Remains From Bronze Age’s Bloodiest Battle Found In Germany

The bones and weapons show evidence of brutal hand-to-hand combat.

It’s a battle you won’t find in the history books (literacy wasn’t common in the area until 2,000 years ago).

Archaeologists have uncovered the remains of a brutal Bronze Age battle involving thousands of warriors.

Around 100 bodies have been found, including battered bones, fractured skulls and bodies impaled by weapons. 

The initial discovery was made back in 2011, but further excavations have revealed further intriguing details about the vicious war.

It’s believed the battle took place when two armies encountered each other at a river crossing near the Baltic Sea.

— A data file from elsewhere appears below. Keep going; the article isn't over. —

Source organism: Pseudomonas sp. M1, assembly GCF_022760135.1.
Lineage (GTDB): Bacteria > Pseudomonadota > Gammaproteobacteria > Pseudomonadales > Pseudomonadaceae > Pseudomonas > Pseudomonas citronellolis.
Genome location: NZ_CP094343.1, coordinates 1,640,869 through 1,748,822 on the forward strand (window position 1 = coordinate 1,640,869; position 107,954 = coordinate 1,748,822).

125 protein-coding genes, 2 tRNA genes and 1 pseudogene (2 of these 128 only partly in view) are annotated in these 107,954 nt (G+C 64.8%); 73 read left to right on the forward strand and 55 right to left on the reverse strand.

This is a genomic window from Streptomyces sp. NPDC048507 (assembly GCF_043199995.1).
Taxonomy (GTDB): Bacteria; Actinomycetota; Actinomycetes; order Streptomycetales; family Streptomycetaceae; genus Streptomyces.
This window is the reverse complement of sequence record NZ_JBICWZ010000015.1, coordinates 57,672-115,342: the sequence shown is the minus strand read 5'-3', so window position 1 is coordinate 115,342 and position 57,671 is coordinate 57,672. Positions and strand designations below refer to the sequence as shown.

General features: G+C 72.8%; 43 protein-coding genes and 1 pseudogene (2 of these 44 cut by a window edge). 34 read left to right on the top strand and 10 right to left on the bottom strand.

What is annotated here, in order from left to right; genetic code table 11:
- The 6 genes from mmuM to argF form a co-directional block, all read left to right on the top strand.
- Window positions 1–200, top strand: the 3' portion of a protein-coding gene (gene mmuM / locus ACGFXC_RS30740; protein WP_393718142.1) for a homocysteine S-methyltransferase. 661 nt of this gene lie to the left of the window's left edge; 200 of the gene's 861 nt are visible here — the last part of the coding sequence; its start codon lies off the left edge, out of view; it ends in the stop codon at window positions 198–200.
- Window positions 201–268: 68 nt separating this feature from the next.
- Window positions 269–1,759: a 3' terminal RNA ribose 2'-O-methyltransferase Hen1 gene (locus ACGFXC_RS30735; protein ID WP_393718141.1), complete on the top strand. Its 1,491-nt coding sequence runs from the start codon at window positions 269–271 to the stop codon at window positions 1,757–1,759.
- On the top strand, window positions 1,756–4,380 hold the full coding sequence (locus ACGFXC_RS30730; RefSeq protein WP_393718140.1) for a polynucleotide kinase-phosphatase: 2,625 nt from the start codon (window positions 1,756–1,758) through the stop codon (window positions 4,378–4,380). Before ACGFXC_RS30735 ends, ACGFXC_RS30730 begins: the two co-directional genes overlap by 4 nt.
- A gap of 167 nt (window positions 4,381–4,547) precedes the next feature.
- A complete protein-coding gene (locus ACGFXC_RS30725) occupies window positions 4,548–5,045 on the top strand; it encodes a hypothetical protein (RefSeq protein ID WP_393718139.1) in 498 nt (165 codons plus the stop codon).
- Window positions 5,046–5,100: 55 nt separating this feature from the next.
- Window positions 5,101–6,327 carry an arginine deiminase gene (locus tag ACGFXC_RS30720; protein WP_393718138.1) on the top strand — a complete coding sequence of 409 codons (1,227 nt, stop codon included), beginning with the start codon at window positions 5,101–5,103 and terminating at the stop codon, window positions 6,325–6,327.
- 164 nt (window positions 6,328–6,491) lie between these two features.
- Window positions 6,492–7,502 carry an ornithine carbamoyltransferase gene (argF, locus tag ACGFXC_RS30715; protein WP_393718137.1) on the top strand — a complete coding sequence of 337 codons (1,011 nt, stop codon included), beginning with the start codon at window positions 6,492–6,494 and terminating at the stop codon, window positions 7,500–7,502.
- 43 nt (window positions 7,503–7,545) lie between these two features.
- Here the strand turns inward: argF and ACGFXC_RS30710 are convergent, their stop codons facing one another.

The excavation also uncovered dozens of weapons made from wood, flint, and bronze including a stick similar to a croquet mallet and a club comparable to a baseball bat.

The excavation team originally thought the bodies had been ritually killed, or given as sacrifices but the weapons confirm that was not the case. 

'If our hypothesis is correct that all of the finds belong to the same event, we're dealing with a conflict of a scale hitherto completely unknown north of the Alps,' said archaeologist Thomas Terberger in an interview with Science Magazine.

'There's nothing to compare it to. It may even be the earliest direct evidence - with weapons and warriors together – of a battle this size anywhere in the ancient world.”

The researchers say the remains found so far barely scratch the surface and expect to uncover many more bodies and weapons.

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